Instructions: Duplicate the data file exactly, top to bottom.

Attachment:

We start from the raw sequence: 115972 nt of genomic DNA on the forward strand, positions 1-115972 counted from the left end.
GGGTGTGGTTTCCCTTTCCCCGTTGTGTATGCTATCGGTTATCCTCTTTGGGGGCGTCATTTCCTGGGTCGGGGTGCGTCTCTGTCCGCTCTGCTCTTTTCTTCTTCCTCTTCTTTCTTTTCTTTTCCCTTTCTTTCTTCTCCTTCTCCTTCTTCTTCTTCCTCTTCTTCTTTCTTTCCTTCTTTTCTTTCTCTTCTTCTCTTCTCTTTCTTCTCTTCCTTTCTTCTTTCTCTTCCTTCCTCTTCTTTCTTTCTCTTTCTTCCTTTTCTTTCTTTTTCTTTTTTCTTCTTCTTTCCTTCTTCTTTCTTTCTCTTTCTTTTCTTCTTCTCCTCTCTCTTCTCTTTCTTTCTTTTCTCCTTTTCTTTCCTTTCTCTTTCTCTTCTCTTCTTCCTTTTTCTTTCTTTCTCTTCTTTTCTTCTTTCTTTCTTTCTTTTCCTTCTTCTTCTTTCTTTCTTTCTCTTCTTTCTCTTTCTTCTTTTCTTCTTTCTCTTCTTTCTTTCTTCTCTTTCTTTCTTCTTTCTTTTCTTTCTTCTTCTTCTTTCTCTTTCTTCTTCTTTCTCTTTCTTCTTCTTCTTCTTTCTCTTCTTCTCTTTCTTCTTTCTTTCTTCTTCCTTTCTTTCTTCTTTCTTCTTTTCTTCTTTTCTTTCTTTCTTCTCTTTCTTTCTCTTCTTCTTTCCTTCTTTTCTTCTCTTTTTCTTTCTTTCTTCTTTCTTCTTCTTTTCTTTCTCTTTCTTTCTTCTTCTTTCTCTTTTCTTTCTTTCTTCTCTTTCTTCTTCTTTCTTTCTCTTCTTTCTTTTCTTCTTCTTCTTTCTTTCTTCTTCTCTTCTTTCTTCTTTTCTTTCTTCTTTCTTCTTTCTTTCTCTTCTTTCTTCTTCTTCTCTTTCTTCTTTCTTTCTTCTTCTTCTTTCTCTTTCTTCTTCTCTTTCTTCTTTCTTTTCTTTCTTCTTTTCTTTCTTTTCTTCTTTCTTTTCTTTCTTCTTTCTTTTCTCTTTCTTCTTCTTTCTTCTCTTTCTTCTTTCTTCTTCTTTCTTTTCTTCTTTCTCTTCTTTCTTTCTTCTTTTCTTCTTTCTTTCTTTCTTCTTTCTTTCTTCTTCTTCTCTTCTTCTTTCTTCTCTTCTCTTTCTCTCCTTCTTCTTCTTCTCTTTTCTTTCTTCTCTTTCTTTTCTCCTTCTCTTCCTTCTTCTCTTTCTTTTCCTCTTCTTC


We start from the raw sequence: 115972 nt of genomic DNA on the forward strand, positions 1-115972 counted from the left end.
GGGTGTGGTTTCCCTTTCCCCGTTGTGTATGCTATCGGTTATCCTCTTTGGGGGCGTCATTTCCTGGGTCGGGGTGCGTCTCTGTCCGCTCTGCTCTTTTCTTCTTCCTCTTCTTTCTTTTCTTTTCCCTTTCTTTCTTCTCCTTCTCCTTCTTCTTCTTCCTCTTCTTCTTTCTTTCCTTCTTTTCTTTCTCTTCTTCTCTTCTCTTTCTTCTCTTCCTTTCTTCTTTCTCTTCCTTCCTCTTCTTTCTTTCTCTTTCTTCCTTTTCTTTCTTTTTCTTTTTTCTTCTTCTTTCCTTCTTCTTTCTTTCTCTTTCTTTTCTTCTTCTCCTCTCTCTTCTCTTTCTTTCTTTTCTCCTTTTCTTTCCTTTCTCTTTCTCTTCTCTTCTTCCTTTTTCTTTCTTTCTCTTCTTTTCTTCTTTCTTTCTTTCTTTTCCTTCTTCTTCTTTCTTTCTTTCTCTTCTTTCTCTTTCTTCTTTTCTTCTTTCTCTTCTTTCTTTCTTCTCTTTCTTTCTTCTTTCTTTTCTTTCTTCTTCTTCTTTCTCTTTCTTCTTCTTTCTCTTTCTTCTTCTTCTTCTTTCTCTTCTTCTCTTTCTTCTTTCTTTCTTCTTCCTTTCTTTCTTCTTTCTTCTTTTCTTCTTTTCTTTCTTTCTTCTCTTTCTTTCTCTTCTTCTTTCCTTCTTTTCTTCTCTTTTTCTTTCTTTCTTCTTTCTTCTTCTTTTCTTTCTCTTTCTTTCTTCTTCTTTCTCTTTTCTTTCTTTCTTCTCTTTCTTCTTCTTTCTTTCTCTTCTTTCTTTTCTTCTTCTTCTTTCTTTCTTCTTCTCTTCTTTCTTCTTTTCTTTCTTCTTTCTTCTTTCTTTCTCTTCTTTCTTCTTCTTCTCTTTCTTCTTTCTTTCTTCTTCTTCTTTCTCTTTCTTCTTCTCTTTCTTCTTTCTTTTCTTTCTTCTTTTCTTTCTTTTCTTCTTTCTTTTCTTTCTTCTTTCTTTTCTCTTTCTTCTTCTTTCTTCTCTTTCTTCTTTCTTCTTCTTTCTTTTCTTCTTTCTCTTCTTTCTTTCTTCTTTTCTTCTTTCTTTCTTTCTTCTTTCTTTCTTCTTCTTCTCTTCTTCTTTCTTCTCTTCTCTTTCTCTCCTTCTTCTTCTTCTCTTTTCTTTCTTCTCTTTCTTTTCTCCTTCTCTTCCTTCTTCTCTTTCTTTTCCTCTTCTTC